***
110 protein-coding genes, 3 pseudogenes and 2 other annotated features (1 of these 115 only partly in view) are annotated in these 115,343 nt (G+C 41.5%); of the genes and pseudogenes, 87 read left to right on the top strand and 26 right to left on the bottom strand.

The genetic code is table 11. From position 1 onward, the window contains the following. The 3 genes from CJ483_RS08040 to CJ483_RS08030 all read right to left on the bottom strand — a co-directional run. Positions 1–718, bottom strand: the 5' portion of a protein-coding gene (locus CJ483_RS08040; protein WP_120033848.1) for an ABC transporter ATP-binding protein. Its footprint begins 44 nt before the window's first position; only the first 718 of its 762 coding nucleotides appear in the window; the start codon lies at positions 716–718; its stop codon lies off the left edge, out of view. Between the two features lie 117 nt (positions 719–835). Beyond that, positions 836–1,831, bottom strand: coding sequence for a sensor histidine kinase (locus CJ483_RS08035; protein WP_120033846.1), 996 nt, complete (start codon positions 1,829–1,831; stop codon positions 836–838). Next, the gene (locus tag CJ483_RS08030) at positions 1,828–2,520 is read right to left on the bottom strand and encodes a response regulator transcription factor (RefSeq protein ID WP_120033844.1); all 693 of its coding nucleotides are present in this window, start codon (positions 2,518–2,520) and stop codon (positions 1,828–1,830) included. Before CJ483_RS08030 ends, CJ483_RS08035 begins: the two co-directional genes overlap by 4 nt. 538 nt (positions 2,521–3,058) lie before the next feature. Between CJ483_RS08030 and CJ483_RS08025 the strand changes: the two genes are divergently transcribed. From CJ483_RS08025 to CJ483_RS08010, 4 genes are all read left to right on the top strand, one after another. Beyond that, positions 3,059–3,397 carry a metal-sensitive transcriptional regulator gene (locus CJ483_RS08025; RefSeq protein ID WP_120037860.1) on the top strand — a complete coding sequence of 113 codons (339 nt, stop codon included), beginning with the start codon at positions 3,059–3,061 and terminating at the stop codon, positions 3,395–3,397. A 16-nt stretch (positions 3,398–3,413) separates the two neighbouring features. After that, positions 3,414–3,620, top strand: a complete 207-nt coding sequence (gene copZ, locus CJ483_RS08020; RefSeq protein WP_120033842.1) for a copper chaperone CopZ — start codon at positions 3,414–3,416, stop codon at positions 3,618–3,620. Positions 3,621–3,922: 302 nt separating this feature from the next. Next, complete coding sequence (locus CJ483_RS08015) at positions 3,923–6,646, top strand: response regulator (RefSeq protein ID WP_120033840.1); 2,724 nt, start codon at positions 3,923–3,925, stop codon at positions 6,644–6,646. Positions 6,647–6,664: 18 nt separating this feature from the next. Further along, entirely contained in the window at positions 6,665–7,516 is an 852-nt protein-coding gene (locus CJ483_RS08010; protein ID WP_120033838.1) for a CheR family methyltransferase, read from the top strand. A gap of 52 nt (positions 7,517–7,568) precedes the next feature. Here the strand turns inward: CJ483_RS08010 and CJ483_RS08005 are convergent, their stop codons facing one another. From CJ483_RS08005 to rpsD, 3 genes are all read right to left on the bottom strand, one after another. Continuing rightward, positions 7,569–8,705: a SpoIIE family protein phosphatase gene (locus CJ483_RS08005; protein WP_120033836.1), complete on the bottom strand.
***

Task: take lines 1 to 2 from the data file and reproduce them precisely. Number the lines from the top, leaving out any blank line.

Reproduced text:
110 protein-coding genes, 3 pseudogenes and 2 other annotated features (1 of these 115 only partly in view) are annotated in these 115,343 nt (G+C 41.5%); of the genes and pseudogenes, 87 read left to right on the top strand and 26 right to left on the bottom strand.

The genetic code is table 11. From position 1 onward, the window contains the following. The 3 genes from CJ483_RS08040 to CJ483_RS08030 all read right to left on the bottom strand — a co-directional run. Positions 1–718, bottom strand: the 5' portion of a protein-coding gene (locus CJ483_RS08040; protein WP_120033848.1) for an ABC transporter ATP-binding protein. Its footprint begins 44 nt before the window's first position; only the first 718 of its 762 coding nucleotides appear in the window; the start codon lies at positions 716–718; its stop codon lies off the left edge, out of view. Between the two features lie 117 nt (positions 719–835). Beyond that, positions 836–1,831, bottom strand: coding sequence for a sensor histidine kinase (locus CJ483_RS08035; protein WP_120033846.1), 996 nt, complete (start codon positions 1,829–1,831; stop codon positions 836–838). Next, the gene (locus tag CJ483_RS08030) at positions 1,828–2,520 is read right to left on the bottom strand and encodes a response regulator transcription factor (RefSeq protein ID WP_120033844.1); all 693 of its coding nucleotides are present in this window, start codon (positions 2,518–2,520) and stop codon (positions 1,828–1,830) included. Before CJ483_RS08030 ends, CJ483_RS08035 begins: the two co-directional genes overlap by 4 nt. 538 nt (positions 2,521–3,058) lie before the next feature. Between CJ483_RS08030 and CJ483_RS08025 the strand changes: the two genes are divergently transcribed. From CJ483_RS08025 to CJ483_RS08010, 4 genes are all read left to right on the top strand, one after another. Beyond that, positions 3,059–3,397 carry a metal-sensitive transcriptional regulator gene (locus CJ483_RS08025; RefSeq protein ID WP_120037860.1) on the top strand — a complete coding sequence of 113 codons (339 nt, stop codon included), beginning with the start codon at positions 3,059–3,061 and terminating at the stop codon, positions 3,395–3,397. A 16-nt stretch (positions 3,398–3,413) separates the two neighbouring features. After that, positions 3,414–3,620, top strand: a complete 207-nt coding sequence (gene copZ, locus CJ483_RS08020; RefSeq protein WP_120033842.1) for a copper chaperone CopZ — start codon at positions 3,414–3,416, stop codon at positions 3,618–3,620. Positions 3,621–3,922: 302 nt separating this feature from the next. Next, complete coding sequence (locus CJ483_RS08015) at positions 3,923–6,646, top strand: response regulator (RefSeq protein ID WP_120033840.1); 2,724 nt, start codon at positions 3,923–3,925, stop codon at positions 6,644–6,646. Positions 6,647–6,664: 18 nt separating this feature from the next. Further along, entirely contained in the window at positions 6,665–7,516 is an 852-nt protein-coding gene (locus CJ483_RS08010; protein ID WP_120033838.1) for a CheR family methyltransferase, read from the top strand. A gap of 52 nt (positions 7,517–7,568) precedes the next feature. Here the strand turns inward: CJ483_RS08010 and CJ483_RS08005 are convergent, their stop codons facing one another. From CJ483_RS08005 to rpsD, 3 genes are all read right to left on the bottom strand, one after another. Continuing rightward, positions 7,569–8,705: a SpoIIE family protein phosphatase gene (locus CJ483_RS08005; protein WP_120033836.1), complete on the bottom strand.